Protection is good too, with the bash plate taking most of the abuse and little to no damage to other components … despite it being dropped on a regular basis. One of the heads got a bit of a gouge when I glanced a particularly large rock, so I’d recommend fitting some guards if you plan on going the dirt route.
But enough of the dirt summary, time for specifics …
GETTING A GRIP
|With the standard Tourances fitted …Photo: Rob Harris|
An initial exploration into Quebec’s Laurentians quickly showed the scope of the standard Metzeler Tourance tires. Super happy on gravel and hard-packed dirt, but any mud whatsoever would instantly fill the grooves in the rear and the back wheel would either spin (not good for hills or bumpy terrain), or kick out (hmhh, muddy corners).
I have a whole stack of photos of the GS lying on its side after such corners, the only warning of such an event being a sharp kick out of the rear of the bike and a moment later finding yourself sitting on your arse next to a GS on its side. I eventually learned to keep it straight and drag my feet in subsequent corner encounters, but beyond gravel roads and hard-packed dirt, the standard tires were not dirt-happy.
This ultimately led to another incident when Larry Tate managed to repeat the same mud corner experience at similar low speeds. However, this time, once the bike had been righted, the brake’s self-diagnostic system refused to complete its cycle and the ominous flashing of red lights on the dash signified that neither the servo-assist nor the ABS would function.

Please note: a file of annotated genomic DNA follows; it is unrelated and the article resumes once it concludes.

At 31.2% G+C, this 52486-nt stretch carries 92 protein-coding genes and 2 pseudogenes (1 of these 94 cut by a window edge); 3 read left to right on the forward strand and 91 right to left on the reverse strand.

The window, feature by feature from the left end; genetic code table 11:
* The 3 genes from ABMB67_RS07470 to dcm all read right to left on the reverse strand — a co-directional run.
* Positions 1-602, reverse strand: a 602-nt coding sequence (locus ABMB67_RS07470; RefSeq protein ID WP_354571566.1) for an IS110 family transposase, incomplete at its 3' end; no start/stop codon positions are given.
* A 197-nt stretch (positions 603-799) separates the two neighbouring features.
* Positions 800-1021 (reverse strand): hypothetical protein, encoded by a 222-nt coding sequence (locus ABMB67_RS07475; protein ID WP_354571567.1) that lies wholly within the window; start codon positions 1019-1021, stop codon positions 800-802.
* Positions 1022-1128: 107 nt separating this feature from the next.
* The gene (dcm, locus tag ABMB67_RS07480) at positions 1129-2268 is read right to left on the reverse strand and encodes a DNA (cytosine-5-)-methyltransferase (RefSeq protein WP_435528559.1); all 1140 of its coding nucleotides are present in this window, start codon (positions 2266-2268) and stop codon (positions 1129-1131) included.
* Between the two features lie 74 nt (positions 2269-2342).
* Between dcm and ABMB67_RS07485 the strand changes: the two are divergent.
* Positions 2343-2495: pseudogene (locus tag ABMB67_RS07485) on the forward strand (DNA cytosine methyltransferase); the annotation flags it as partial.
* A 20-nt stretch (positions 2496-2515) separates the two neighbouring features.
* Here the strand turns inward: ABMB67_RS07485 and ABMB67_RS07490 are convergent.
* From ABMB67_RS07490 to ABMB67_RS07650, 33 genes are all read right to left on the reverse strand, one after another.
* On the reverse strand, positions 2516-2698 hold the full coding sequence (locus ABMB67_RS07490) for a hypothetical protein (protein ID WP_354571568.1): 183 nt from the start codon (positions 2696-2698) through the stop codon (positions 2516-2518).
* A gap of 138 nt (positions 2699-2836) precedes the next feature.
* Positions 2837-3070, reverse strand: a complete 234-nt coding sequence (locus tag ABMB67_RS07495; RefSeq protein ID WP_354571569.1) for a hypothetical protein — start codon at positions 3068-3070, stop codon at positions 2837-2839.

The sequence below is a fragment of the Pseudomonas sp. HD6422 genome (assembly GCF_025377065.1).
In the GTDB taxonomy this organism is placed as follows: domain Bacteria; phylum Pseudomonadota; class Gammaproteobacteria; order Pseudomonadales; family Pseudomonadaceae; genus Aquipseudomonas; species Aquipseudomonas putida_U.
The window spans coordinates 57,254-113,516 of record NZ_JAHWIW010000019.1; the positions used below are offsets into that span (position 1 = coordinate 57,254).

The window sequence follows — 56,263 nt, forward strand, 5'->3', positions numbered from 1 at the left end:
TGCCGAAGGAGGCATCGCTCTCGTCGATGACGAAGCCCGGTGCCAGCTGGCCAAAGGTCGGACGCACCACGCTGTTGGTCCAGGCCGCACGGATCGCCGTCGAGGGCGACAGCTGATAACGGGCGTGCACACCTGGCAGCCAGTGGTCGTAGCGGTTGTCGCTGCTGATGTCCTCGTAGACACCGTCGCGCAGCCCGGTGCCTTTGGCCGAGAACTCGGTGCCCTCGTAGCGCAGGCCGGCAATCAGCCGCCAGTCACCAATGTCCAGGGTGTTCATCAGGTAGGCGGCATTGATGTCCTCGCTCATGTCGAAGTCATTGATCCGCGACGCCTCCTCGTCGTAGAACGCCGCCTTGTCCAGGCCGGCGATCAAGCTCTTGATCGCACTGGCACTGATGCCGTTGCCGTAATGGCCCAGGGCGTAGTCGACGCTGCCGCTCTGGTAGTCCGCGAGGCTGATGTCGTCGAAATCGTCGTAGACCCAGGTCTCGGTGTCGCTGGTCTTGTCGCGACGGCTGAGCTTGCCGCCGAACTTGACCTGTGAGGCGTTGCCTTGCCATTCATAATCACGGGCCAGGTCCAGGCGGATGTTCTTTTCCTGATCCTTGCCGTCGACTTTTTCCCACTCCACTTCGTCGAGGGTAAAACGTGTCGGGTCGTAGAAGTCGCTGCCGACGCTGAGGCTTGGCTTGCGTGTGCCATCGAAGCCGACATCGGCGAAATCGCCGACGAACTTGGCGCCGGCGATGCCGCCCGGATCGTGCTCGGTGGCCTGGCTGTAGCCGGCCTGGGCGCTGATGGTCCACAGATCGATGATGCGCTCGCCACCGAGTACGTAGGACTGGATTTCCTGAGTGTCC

No matter how many times we turned the ignition on and off and peered thoughtfully at the front brake calipers, the lights persisted. It wasn’t until 100 slow kilometres later that we noticed that the hand-guard had twisted around and was applying enough pressure on the brake lever to prevent the self-diagnostics from doing their job.
The problem was traced to a slight break in the guard’s supporting bracket that allowed it to rotate around and apply the brake. Needless to say it was fixed in a matter of seconds and the rest of the trip was completed at the usual spirited pace.
|Sans screen & with knobbies, the GS looks effing cool!Photo: Rob Harris|
Fitting a pair of the more dirt-friendly Metzeler Karoos solved the muddy grip problem, and allowed the GS to rip through dirt trails with surprising ease.
As with any kind of specialization, although the Karoos were excellent off-road, on-road they had a rather interesting character trait. When coming into a corner, the big knobs would flex just a bit, giving the sensation that the rear was slipping out. Once the flexing was over, they gripped great, but initially it was a tad disconcerting.
However, there’s always a price to pay for grip, and the Karoos would wear down incredibly fast, especially with highway use. Although I didn’t get as much time on them as I’d hoped, I reckon that I’d probably get as little as 2,000 Km from the rear, maybe less if there is a chunk of highway riding involved. Oh, and those knobs generate a lot of noise on paved surfaces – which can be somewhat cool around town.
THE SINKING OF THE BISMARK
Unfortunately my fun-time would come to an all too quick end on one of the Rally-Connex rides when I came to a rather large puddle in the road ahead. A beaver dam downstream had caused muddy water to back up over the track and I was apprehensive about crossing. So I hung back and let some of the other dualies present go first.
No doubt about it, it was deep – I reckoned about a foot to a foot and half at the worst. But other bikes had crossed without trauma (save for a KLR that stalled-out thanks to blocked breather tubes), so I stood up on the pegs and went through as slowly as I could. About half way through – with water lapping over the top of the boxer’s heads – the motor cut. Down went my foot, and cold muddy water filled my boot. Eurgh.